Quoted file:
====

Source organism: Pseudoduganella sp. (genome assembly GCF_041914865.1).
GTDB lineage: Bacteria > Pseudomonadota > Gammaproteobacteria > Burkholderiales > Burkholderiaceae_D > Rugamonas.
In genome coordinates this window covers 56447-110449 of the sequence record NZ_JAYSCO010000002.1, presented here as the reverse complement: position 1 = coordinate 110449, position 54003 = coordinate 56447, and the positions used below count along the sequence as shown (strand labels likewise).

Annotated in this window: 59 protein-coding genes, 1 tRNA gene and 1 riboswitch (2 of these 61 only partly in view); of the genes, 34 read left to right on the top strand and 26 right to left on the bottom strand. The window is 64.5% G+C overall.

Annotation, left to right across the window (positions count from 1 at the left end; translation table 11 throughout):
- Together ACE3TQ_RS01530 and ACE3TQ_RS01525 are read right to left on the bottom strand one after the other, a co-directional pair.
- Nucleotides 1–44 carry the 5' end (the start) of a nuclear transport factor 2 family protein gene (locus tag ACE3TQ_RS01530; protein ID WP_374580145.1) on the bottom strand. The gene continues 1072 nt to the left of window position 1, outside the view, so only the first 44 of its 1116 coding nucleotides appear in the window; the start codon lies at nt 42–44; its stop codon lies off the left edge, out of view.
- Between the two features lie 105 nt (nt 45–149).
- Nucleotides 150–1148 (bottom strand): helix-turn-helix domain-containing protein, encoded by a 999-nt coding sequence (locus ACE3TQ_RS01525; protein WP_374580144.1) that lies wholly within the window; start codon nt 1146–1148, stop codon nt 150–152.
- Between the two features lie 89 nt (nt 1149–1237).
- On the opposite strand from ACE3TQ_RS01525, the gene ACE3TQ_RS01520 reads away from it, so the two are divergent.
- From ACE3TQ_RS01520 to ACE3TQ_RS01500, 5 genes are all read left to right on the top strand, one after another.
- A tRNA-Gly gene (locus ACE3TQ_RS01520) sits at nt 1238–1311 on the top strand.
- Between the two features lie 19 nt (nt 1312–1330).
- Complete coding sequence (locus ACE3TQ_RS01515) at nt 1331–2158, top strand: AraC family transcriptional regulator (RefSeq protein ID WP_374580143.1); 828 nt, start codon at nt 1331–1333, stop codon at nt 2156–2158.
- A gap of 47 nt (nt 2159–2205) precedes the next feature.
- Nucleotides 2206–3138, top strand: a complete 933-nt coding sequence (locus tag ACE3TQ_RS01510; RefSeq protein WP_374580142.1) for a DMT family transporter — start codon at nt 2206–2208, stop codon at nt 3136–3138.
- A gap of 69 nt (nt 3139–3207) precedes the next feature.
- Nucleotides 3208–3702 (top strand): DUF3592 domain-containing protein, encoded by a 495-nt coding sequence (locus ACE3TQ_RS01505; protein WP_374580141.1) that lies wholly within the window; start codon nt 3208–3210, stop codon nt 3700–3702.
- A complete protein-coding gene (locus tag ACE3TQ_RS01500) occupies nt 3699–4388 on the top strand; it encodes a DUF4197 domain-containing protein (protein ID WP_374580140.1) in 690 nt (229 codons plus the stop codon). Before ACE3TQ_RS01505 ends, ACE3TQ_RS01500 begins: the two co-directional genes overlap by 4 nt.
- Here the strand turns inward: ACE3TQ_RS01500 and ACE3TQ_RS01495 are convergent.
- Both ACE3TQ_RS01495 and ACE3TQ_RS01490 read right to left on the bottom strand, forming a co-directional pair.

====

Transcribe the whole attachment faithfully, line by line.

Source organism: Pseudoduganella sp. (genome assembly GCF_041914865.1).
GTDB lineage: Bacteria > Pseudomonadota > Gammaproteobacteria > Burkholderiales > Burkholderiaceae_D > Rugamonas.
In genome coordinates this window covers 56447-110449 of the sequence record NZ_JAYSCO010000002.1, presented here as the reverse complement: position 1 = coordinate 110449, position 54003 = coordinate 56447, and the positions used below count along the sequence as shown (strand labels likewise).

Annotated in this window: 59 protein-coding genes, 1 tRNA gene and 1 riboswitch (2 of these 61 only partly in view); of the genes, 34 read left to right on the top strand and 26 right to left on the bottom strand. The window is 64.5% G+C overall.

Annotation, left to right across the window (positions count from 1 at the left end; translation table 11 throughout):
- Together ACE3TQ_RS01530 and ACE3TQ_RS01525 are read right to left on the bottom strand one after the other, a co-directional pair.
- Nucleotides 1–44 carry the 5' end (the start) of a nuclear transport factor 2 family protein gene (locus tag ACE3TQ_RS01530; protein ID WP_374580145.1) on the bottom strand. The gene continues 1072 nt to the left of window position 1, outside the view, so only the first 44 of its 1116 coding nucleotides appear in the window; the start codon lies at nt 42–44; its stop codon lies off the left edge, out of view.
- Between the two features lie 105 nt (nt 45–149).
- Nucleotides 150–1148 (bottom strand): helix-turn-helix domain-containing protein, encoded by a 999-nt coding sequence (locus ACE3TQ_RS01525; protein WP_374580144.1) that lies wholly within the window; start codon nt 1146–1148, stop codon nt 150–152.
- Between the two features lie 89 nt (nt 1149–1237).
- On the opposite strand from ACE3TQ_RS01525, the gene ACE3TQ_RS01520 reads away from it, so the two are divergent.
- From ACE3TQ_RS01520 to ACE3TQ_RS01500, 5 genes are all read left to right on the top strand, one after another.
- A tRNA-Gly gene (locus ACE3TQ_RS01520) sits at nt 1238–1311 on the top strand.
- Between the two features lie 19 nt (nt 1312–1330).
- Complete coding sequence (locus ACE3TQ_RS01515) at nt 1331–2158, top strand: AraC family transcriptional regulator (RefSeq protein ID WP_374580143.1); 828 nt, start codon at nt 1331–1333, stop codon at nt 2156–2158.
- A gap of 47 nt (nt 2159–2205) precedes the next feature.
- Nucleotides 2206–3138, top strand: a complete 933-nt coding sequence (locus tag ACE3TQ_RS01510; RefSeq protein WP_374580142.1) for a DMT family transporter — start codon at nt 2206–2208, stop codon at nt 3136–3138.
- A gap of 69 nt (nt 3139–3207) precedes the next feature.
- Nucleotides 3208–3702 (top strand): DUF3592 domain-containing protein, encoded by a 495-nt coding sequence (locus ACE3TQ_RS01505; protein WP_374580141.1) that lies wholly within the window; start codon nt 3208–3210, stop codon nt 3700–3702.
- A complete protein-coding gene (locus tag ACE3TQ_RS01500) occupies nt 3699–4388 on the top strand; it encodes a DUF4197 domain-containing protein (protein ID WP_374580140.1) in 690 nt (229 codons plus the stop codon). Before ACE3TQ_RS01505 ends, ACE3TQ_RS01500 begins: the two co-directional genes overlap by 4 nt.
- Here the strand turns inward: ACE3TQ_RS01500 and ACE3TQ_RS01495 are convergent.
- Both ACE3TQ_RS01495 and ACE3TQ_RS01490 read right to left on the bottom strand, forming a co-directional pair.